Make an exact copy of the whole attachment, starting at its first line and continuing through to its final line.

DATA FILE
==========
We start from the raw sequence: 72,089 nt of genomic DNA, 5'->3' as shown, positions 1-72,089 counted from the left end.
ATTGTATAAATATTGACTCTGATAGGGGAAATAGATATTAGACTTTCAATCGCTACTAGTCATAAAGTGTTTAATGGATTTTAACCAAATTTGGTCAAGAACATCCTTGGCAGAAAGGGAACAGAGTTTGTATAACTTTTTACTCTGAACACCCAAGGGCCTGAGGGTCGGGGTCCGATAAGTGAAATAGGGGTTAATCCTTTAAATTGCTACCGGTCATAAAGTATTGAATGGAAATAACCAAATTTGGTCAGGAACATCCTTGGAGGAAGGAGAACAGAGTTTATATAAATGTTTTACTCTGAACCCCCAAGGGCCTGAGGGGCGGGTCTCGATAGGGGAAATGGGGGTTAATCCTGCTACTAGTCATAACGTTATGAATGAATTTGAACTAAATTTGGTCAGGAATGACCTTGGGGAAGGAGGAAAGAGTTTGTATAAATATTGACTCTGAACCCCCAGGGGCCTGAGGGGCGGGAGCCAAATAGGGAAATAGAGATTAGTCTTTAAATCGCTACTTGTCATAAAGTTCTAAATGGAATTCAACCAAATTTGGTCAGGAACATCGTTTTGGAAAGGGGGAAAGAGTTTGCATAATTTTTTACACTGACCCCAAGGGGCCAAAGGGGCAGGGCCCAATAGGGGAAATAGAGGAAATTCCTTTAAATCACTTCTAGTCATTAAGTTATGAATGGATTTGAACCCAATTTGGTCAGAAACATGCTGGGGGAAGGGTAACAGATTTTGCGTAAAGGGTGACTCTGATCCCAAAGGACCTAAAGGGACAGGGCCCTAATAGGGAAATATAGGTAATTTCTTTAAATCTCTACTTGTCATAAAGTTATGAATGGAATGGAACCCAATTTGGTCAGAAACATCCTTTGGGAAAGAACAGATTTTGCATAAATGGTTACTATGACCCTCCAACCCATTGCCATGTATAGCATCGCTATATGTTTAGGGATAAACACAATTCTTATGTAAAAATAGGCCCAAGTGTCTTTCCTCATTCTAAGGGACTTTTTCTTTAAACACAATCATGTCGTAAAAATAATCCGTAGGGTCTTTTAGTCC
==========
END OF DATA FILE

We start from the raw sequence: 72,089 nt of genomic DNA, 5'->3' as shown, positions 1-72,089 counted from the left end.
ATTGTATAAATATTGACTCTGATAGGGGAAATAGATATTAGACTTTCAATCGCTACTAGTCATAAAGTGTTTAATGGATTTTAACCAAATTTGGTCAAGAACATCCTTGGCAGAAAGGGAACAGAGTTTGTATAACTTTTTACTCTGAACACCCAAGGGCCTGAGGGTCGGGGTCCGATAAGTGAAATAGGGGTTAATCCTTTAAATTGCTACCGGTCATAAAGTATTGAATGGAAATAACCAAATTTGGTCAGGAACATCCTTGGAGGAAGGAGAACAGAGTTTATATAAATGTTTTACTCTGAACCCCCAAGGGCCTGAGGGGCGGGTCTCGATAGGGGAAATGGGGGTTAATCCTGCTACTAGTCATAACGTTATGAATGAATTTGAACTAAATTTGGTCAGGAATGACCTTGGGGAAGGAGGAAAGAGTTTGTATAAATATTGACTCTGAACCCCCAGGGGCCTGAGGGGCGGGAGCCAAATAGGGAAATAGAGATTAGTCTTTAAATCGCTACTTGTCATAAAGTTCTAAATGGAATTCAACCAAATTTGGTCAGGAACATCGTTTTGGAAAGGGGGAAAGAGTTTGCATAATTTTTTACACTGACCCCAAGGGGCCAAAGGGGCAGGGCCCAATAGGGGAAATAGAGGAAATTCCTTTAAATCACTTCTAGTCATTAAGTTATGAATGGATTTGAACCCAATTTGGTCAGAAACATGCTGGGGGAAGGGTAACAGATTTTGCGTAAAGGGTGACTCTGATCCCAAAGGACCTAAAGGGACAGGGCCCTAATAGGGAAATATAGGTAATTTCTTTAAATCTCTACTTGTCATAAAGTTATGAATGGAATGGAACCCAATTTGGTCAGAAACATCCTTTGGGAAAGAACAGATTTTGCATAAATGGTTACTATGACCCTCCAACCCATTGCCATGTATAGCATCGCTATATGTTTAGGGATAAACACAATTCTTATGTAAAAATAGGCCCAAGTGTCTTTCCTCATTCTAAGGGACTTTTTCTTTAAACACAATCATGTCGTAAAAATAATCCGTAGGGTCTTTTAGTCC